Tuesday, April 30, 2013

Growing up on a farm. With promite sandwiches.

There are definitely positives and negatives for a young boy growing up on a farm. The flip side of all this space to grow into is that there are always jobs to do. The cow hadn't come up for a few days. I don't worry too much because she usually has the calf on her, but I needed milk. So into the backpack The Boy went and we went looking. Gourmet dinners and playing would have to wait.

Dolores calf had wandered off with Laf, who is outside my place on the 100 acres next door with its lush kikuyu grass. That meant Dolores was really full as I hadn't milked her this morning. She needed to be milked, while mastitis is much less of an issue for me as I hand milk with a stripping action, it is not good for her to sit there all night with really full udders. And if I don't take the milk her production will drop and Laf isn't even pregnant yet. The last thing I need is my cow drying off.

That meant The Boy got a promite sandwich for dinner and a ride down to the milking bales. He sat next to me in the backpack and quite happily ate and looked at the chooks, who were cleaning up the pollard crumbs Dolores was dropping. I finished up, released Dolores from the head crush and moved her bucket into her night pen. As she backed out she spotted a promite smeared face and it must have smelled good because she started to lick The Boy clean. He wasn't fazed until I yelled to shoo the cow off which is when he decided that it was all a bit much and he'd like a cuddle please.

Not many kids would come home, walk down a hill and lead a cow back on a leash, then watch their dad hand milk and have the cow clean up their dinner with her tongue!

Sunday, April 28, 2013

Seeing the future in the present. Fruit tree edition.

Sometimes you need to see what something might become to get inspiration to keep going. Fruit trees take time to show the reward and for someone like me, who knows bugger all about gardening, there are many pitfalls and problems that can occur to get in the way. But you plant and do your best because once they are established they are a gold mine, especially for a keen cook. It is why I recently recommended to a twitter mate to add value of potential tree change properties that contains a decent orchard. You can spend a lot of money on fruit waiting for those trees to become bearing.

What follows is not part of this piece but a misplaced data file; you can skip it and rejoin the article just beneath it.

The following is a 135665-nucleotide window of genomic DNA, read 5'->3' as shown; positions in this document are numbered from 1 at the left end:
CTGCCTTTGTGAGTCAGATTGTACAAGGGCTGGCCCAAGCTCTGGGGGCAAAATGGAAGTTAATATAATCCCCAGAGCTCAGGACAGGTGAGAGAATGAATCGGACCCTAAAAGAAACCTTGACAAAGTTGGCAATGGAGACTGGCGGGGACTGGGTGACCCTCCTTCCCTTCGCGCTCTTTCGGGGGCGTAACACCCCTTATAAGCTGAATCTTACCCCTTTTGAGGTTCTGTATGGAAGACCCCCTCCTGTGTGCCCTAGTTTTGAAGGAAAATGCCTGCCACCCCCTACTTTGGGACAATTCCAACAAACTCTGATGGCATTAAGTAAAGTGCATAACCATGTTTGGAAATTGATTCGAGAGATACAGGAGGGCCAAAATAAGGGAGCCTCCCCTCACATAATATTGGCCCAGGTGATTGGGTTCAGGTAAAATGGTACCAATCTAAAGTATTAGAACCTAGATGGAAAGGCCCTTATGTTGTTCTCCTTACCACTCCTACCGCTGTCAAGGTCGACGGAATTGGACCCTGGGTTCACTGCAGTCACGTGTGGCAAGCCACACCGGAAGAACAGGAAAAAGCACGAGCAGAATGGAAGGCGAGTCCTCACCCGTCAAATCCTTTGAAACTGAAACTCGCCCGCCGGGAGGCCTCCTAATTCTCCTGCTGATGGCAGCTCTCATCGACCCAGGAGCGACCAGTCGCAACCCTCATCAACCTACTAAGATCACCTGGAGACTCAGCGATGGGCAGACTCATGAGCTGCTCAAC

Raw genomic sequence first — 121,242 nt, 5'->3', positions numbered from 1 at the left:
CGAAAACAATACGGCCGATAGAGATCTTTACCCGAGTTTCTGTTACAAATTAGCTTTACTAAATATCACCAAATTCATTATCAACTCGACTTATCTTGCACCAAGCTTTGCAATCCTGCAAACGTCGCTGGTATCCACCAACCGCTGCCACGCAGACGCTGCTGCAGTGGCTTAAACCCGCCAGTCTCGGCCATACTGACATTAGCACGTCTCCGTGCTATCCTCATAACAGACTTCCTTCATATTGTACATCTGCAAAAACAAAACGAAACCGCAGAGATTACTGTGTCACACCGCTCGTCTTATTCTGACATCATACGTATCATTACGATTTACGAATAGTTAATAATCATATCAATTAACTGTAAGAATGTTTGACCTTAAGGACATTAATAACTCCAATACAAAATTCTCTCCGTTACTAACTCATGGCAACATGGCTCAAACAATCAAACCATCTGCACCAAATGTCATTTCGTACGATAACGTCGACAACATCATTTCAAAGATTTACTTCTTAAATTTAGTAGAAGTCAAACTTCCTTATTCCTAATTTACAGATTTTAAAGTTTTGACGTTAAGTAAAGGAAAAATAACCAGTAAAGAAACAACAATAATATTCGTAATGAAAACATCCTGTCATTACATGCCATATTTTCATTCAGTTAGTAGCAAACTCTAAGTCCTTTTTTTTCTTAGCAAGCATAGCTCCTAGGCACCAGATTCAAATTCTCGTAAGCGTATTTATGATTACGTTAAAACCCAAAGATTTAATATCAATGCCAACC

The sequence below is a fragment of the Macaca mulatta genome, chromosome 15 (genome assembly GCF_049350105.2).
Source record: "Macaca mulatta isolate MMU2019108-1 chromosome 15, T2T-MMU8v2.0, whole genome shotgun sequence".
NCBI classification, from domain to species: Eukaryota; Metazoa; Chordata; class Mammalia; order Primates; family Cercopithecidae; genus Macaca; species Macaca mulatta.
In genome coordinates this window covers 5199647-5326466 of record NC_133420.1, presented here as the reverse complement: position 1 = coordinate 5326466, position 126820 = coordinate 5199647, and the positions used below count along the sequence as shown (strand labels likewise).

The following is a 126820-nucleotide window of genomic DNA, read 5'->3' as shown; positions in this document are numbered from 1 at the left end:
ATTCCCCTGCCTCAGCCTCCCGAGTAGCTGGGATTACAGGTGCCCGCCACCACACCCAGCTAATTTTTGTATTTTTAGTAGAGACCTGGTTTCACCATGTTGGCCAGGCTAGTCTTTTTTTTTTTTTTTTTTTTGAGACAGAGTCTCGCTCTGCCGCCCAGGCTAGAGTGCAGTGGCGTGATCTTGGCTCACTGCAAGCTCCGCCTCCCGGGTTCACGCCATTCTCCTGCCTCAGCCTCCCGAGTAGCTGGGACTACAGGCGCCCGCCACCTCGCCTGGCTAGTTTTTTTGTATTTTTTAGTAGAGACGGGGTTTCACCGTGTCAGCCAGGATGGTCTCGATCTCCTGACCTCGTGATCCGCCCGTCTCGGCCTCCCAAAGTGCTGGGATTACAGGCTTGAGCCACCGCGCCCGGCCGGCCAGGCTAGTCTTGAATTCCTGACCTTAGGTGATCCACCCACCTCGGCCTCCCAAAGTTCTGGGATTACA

Today though, I got a glimpse into the future of what may be. On a small day trip up to Mt Tambourine, ironically to try and buy some cheap fruit trees, we pulled over down the road from the school and waited for The Boy to wake up. I got out for a wander and in the property we had parked next to there was this amazing trellised kiwi fruit. The whole orchard was maybe 50m long and 20m wide and had maybe 30 trees in it, but there would have been thousands of kiwi fruit there.

The vines themselves looked amazing, thick bristling canes weaving amongst the wires of the trellis. I immediately could see what a garden entrance to the orchard would look like with big thick beams holding up kiwi fruit vines, enticing you into a world of fruit.

It got me thinking about the orchard and what it needs, in terms of fruit that I will use or do use. I probably could do with two more lemons, but one mandarine, grapefruit and orange should be enough. I am trying to sprout every avocado seed that I get, as we go through lots of them and would eat more if we had them growing. I am going to get a pine nut tree for sure, we use lots and lots of them. More pears, The Boy has gone through more pears than I can count in his short life. Bananas we have in boom and bust cycles. One fruit that has caught my eye is the Grumichama. It is supposed to be the sub tropical version of the cherry. Ever since eating off the cherry trees in Tasmania I have been longing for them. It is definitely worth a punt. Apples of course need to go in. Those are probably the main ones.

Maybe I should start a kick starter style project, buy a fruit tree and get a box of seasonal fruit a month once the orchard is going. Damn, I forgot grapes, gotta have them as well....hmm I'm off to research and dream of mature fruit trees and a productive orchard.

Saturday, April 6, 2013

Growing what I need

After much trial and error and contributions to The Boys swear jar, I finally seem to have the rotating chook pens cow proof. So it's time to make this little patch of Lantanaland productive.

One of my endless problems is the fascination with the interesting and odd when it comes to plants. I need to ignore that and grow carrots, zucchini, onions, snow peas, tomatoes, cabbage, broccoli, silverbeet, ginger, chillies, potatoes and garlic. The problem is that I have grown only two of these in a way you would class successful over the years.

Still, I figure that this is my best chance yet, the hose reaches the garden beds, it is well fenced, well fertilised and I have to walk past it every day to milk the cows. This is very important as I usually remember to water about a week later than is needed. We shall see how we go. Advice welcome.